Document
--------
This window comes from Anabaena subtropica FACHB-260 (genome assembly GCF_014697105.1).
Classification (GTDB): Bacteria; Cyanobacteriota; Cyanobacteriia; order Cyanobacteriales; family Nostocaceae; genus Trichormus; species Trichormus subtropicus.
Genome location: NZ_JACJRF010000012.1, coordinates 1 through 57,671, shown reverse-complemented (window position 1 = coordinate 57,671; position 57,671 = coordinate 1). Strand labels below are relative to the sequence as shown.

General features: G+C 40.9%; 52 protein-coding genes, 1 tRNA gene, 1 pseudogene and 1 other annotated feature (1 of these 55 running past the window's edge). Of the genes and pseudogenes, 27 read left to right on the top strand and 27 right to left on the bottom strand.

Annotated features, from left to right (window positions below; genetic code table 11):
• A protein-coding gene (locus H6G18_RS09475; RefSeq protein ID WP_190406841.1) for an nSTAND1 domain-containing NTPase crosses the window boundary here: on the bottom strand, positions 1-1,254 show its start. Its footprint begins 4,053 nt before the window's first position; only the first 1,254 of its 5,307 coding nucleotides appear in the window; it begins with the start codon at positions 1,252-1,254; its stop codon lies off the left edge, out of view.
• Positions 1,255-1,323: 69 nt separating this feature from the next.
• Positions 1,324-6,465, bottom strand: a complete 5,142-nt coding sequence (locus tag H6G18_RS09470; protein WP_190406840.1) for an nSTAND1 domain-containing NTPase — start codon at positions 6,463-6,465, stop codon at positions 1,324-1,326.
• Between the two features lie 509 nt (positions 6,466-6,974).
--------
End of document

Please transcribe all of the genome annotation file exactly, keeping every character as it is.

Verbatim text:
This window comes from Anabaena subtropica FACHB-260 (genome assembly GCF_014697105.1).
Classification (GTDB): Bacteria; Cyanobacteriota; Cyanobacteriia; order Cyanobacteriales; family Nostocaceae; genus Trichormus; species Trichormus subtropicus.
Genome location: NZ_JACJRF010000012.1, coordinates 1 through 57,671, shown reverse-complemented (window position 1 = coordinate 57,671; position 57,671 = coordinate 1). Strand labels below are relative to the sequence as shown.

General features: G+C 40.9%; 52 protein-coding genes, 1 tRNA gene, 1 pseudogene and 1 other annotated feature (1 of these 55 running past the window's edge). Of the genes and pseudogenes, 27 read left to right on the top strand and 27 right to left on the bottom strand.

Annotated features, from left to right (window positions below; genetic code table 11):
• A protein-coding gene (locus H6G18_RS09475; RefSeq protein ID WP_190406841.1) for an nSTAND1 domain-containing NTPase crosses the window boundary here: on the bottom strand, positions 1-1,254 show its start. Its footprint begins 4,053 nt before the window's first position; only the first 1,254 of its 5,307 coding nucleotides appear in the window; it begins with the start codon at positions 1,252-1,254; its stop codon lies off the left edge, out of view.
• Positions 1,255-1,323: 69 nt separating this feature from the next.
• Positions 1,324-6,465, bottom strand: a complete 5,142-nt coding sequence (locus tag H6G18_RS09470; protein WP_190406840.1) for an nSTAND1 domain-containing NTPase — start codon at positions 6,463-6,465, stop codon at positions 1,324-1,326.
• Between the two features lie 509 nt (positions 6,466-6,974).